Joyce joined the Care Commission, the regulator for social care and social work in Scotland in 2002. She is a registered nurse (adult and mental health), having previously worked in acute medical, acute and long stay psychiatry and dementia units.
She also was a Clinical Nurse Specialist in Tissue Viability in NHS Forth Valley from 1994 and this led to her initial role in the Care Commission/Inspectorate as a professional adviser for tissue viability. She has also managed the quality improvement support team but is now part of a new health and social care improvement team focusing on the health and well being of adults and older people.
Her role covers nursing and care related improvement projects and sharing good practice around skin care, preventing pressure ulcers and managing wounds, good oral health and eating and drinking well.
She is really lucky to live in rural Perthshire as she loves the countryside, especially at Autumn time, walking her dog Ruby and being outdoors, running, gardening and having her greenhouse.
Presentation at The Society of Tissue Viability 2022 Conference
Easing the pressure for social care, what good looks like
After attending this session, persons will be able to:
- What the Prevention and Management of Pressure Ulcer standards (2020) mean for the social care sector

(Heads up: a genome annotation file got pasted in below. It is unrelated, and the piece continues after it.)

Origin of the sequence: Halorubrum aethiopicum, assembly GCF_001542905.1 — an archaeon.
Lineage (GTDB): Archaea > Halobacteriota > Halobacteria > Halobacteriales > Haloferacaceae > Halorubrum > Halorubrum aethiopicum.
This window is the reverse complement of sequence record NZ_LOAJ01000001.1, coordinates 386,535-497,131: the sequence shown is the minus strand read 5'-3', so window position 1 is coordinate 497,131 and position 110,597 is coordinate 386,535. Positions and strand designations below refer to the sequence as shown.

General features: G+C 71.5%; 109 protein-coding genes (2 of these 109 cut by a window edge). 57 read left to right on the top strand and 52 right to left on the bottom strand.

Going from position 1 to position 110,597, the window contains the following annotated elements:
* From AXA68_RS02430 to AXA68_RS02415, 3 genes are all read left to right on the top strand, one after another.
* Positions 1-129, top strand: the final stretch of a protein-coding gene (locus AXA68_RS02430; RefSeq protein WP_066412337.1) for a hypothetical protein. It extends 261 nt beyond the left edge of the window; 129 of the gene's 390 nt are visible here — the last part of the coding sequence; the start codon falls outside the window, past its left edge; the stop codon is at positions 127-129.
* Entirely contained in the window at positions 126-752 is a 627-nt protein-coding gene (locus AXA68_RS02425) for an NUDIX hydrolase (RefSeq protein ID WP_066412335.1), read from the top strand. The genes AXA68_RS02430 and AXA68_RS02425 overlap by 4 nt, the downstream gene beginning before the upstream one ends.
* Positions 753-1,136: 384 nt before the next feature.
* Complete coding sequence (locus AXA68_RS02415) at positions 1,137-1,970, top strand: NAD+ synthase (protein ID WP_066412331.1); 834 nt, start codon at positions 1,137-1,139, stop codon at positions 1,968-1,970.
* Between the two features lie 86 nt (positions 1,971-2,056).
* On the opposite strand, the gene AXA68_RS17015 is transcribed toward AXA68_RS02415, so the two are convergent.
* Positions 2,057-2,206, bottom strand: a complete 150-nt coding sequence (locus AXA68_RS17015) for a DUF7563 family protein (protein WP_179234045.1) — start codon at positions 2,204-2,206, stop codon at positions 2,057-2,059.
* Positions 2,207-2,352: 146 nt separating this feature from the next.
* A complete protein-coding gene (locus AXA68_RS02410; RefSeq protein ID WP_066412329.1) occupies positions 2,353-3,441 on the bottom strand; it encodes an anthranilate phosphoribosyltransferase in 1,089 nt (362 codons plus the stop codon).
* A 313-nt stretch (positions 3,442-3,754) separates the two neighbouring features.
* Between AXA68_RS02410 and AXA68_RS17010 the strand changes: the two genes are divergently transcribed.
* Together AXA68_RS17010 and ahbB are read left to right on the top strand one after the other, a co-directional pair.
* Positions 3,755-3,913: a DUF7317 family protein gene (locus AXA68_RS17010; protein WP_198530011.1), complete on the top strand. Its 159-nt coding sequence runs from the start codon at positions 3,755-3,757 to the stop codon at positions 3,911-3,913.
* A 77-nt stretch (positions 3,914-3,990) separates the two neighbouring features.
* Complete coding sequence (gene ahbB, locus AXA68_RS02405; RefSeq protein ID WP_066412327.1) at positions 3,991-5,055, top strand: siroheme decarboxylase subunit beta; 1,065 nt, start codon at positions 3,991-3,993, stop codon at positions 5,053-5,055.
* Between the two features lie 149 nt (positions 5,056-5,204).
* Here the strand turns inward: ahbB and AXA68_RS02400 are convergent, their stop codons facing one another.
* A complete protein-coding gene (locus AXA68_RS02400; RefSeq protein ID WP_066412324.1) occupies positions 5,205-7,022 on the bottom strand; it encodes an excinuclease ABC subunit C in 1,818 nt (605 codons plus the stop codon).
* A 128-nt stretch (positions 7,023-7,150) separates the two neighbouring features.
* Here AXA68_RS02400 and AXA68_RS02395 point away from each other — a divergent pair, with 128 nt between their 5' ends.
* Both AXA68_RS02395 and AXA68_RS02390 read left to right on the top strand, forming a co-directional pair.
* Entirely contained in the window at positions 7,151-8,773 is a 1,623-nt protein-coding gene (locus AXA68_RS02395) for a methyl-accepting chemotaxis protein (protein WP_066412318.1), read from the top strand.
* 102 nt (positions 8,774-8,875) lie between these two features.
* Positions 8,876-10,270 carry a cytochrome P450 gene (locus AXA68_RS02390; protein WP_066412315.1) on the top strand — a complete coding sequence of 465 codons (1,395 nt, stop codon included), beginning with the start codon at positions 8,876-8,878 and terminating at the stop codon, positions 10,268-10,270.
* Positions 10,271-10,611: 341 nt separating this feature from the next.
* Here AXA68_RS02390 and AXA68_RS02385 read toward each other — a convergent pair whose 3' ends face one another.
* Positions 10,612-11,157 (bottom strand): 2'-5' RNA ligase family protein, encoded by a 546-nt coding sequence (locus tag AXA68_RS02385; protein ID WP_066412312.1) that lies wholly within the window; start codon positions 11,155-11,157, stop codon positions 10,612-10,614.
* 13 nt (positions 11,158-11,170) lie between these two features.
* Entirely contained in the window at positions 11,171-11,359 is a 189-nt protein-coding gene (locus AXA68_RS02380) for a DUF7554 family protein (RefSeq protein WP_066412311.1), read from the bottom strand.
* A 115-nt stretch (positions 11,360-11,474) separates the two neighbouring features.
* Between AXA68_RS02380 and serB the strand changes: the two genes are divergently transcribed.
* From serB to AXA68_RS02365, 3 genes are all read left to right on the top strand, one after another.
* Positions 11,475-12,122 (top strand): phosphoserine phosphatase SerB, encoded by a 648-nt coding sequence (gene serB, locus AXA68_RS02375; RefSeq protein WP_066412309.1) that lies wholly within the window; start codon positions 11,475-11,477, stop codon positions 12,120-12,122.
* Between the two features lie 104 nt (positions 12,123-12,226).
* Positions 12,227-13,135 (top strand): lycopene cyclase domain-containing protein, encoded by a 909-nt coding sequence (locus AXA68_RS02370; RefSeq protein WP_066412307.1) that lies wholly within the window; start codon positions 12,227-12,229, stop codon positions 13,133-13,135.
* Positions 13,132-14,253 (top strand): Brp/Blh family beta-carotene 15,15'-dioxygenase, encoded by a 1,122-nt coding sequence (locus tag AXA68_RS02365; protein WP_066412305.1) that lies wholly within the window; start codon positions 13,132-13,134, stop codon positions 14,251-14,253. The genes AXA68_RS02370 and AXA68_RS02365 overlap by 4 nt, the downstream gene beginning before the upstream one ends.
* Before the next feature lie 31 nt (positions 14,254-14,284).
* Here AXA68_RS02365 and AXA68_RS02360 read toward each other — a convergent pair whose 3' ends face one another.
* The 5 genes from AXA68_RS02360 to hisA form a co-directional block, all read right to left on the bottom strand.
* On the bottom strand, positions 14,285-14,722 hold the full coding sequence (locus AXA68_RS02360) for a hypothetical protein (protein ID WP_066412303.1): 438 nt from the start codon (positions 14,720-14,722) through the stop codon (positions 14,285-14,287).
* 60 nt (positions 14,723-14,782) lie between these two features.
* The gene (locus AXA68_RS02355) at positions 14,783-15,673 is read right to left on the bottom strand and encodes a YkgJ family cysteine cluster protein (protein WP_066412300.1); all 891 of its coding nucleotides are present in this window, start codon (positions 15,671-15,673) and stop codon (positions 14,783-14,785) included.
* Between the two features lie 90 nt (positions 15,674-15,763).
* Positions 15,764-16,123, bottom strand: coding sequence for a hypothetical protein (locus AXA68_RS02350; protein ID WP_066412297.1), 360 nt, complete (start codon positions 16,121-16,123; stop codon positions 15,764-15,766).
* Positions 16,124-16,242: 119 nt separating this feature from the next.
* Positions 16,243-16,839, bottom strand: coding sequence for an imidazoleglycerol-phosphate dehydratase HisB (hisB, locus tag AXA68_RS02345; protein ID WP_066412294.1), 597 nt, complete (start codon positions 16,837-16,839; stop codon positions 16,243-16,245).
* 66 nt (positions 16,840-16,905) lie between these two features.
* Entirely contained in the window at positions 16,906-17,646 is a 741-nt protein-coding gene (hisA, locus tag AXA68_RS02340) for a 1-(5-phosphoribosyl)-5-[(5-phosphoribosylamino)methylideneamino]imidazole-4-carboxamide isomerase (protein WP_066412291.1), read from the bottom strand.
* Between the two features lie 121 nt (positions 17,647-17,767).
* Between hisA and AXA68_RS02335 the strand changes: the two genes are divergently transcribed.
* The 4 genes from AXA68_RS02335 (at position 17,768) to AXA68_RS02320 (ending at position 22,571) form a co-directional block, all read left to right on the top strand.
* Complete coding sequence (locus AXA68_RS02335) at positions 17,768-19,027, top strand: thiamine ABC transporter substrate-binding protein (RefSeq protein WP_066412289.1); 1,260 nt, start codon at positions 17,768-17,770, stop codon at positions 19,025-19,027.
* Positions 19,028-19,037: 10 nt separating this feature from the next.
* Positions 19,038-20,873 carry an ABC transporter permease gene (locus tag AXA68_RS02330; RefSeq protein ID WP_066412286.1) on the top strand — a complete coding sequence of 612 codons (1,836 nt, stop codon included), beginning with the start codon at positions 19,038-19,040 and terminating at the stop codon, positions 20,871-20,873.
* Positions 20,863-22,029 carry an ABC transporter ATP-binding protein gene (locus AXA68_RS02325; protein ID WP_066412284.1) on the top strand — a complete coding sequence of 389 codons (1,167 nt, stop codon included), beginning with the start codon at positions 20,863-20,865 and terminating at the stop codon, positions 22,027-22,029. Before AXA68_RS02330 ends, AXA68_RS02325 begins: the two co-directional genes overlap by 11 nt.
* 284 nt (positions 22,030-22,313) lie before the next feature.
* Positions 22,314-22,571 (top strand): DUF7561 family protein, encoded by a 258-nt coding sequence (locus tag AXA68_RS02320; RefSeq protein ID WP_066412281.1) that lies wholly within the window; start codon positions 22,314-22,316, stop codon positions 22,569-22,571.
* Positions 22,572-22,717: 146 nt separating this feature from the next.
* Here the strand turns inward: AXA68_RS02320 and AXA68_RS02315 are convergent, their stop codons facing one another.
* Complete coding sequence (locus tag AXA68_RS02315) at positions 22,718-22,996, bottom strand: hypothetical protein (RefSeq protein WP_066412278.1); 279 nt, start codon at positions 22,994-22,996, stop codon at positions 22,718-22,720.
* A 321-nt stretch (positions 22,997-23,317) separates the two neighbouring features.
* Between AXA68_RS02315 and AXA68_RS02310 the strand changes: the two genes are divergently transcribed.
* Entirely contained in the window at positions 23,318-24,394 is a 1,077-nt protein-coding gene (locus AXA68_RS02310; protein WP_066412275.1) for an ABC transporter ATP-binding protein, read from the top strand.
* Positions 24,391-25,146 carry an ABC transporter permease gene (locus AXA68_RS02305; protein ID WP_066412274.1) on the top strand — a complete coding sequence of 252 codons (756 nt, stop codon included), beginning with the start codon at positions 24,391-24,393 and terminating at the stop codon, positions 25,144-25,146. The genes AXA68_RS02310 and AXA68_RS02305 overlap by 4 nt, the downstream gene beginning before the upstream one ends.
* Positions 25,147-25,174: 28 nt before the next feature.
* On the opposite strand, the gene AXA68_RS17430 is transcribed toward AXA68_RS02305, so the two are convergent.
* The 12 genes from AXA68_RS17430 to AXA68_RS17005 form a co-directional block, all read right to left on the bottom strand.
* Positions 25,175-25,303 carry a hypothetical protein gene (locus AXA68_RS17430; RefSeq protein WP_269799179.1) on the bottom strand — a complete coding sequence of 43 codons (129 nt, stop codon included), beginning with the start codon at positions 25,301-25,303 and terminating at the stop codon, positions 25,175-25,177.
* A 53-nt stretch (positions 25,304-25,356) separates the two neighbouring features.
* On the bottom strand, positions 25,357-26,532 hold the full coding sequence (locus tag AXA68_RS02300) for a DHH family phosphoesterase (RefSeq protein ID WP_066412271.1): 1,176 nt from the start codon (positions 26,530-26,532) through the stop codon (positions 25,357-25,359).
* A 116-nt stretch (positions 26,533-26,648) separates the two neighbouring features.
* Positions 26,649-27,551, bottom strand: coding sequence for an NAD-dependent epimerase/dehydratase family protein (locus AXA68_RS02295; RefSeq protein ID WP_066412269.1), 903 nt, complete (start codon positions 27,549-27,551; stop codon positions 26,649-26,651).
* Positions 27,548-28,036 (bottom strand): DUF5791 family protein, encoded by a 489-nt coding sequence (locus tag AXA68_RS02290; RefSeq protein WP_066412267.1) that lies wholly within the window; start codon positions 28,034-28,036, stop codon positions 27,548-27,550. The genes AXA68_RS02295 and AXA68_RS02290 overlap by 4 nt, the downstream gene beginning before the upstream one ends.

- The Health and Social Care Standards from a tissue viability context.
- How the Care Inspectorate use these standards within scrutiny and assurance and quality improvement to ensure good outcomes for people experiencing care
Healthcare Improvement Scotland’s standards ‘Prevention and Management of Pressure Ulcers’ were the first set of standards and good practice guidance in Scotland covering both health and social care. These standards were developed in 2016 and revised in 2020.
The role of the social care regulator, the Care Inspectorate is not only to register and inspect services and investigate complaints, as well as having a specific improvement role defined within the legislation to support providers and staff to implement standards and good practice to ensure there are good outcomes for people and they experience high quality care.
Another Scottish set of standards which are applicable to health and social care are the Scottish Government’s ‘Health and Social Care Standards, My support, my life’. These standards were developed to set out what individuals should expect when using health, social care or social work services in Scotland. Their aim is to ensure better outcomes for everyone and the objective is to drive improvement, promote flexibility and encourage innovation and health, social care and social work services should use these standards as a guideline to achieving and providing high quality care.
The Care Inspectorate use both these standards in our scrutiny and assurance quality framework and improvement role, to support the sector to implement good practice and use the self-evaluate process well.
This presentation aims to demonstrate how social care organisations can apply both these standards to ensure good tissue viability practice is being achieved within the principles of both sets of standards.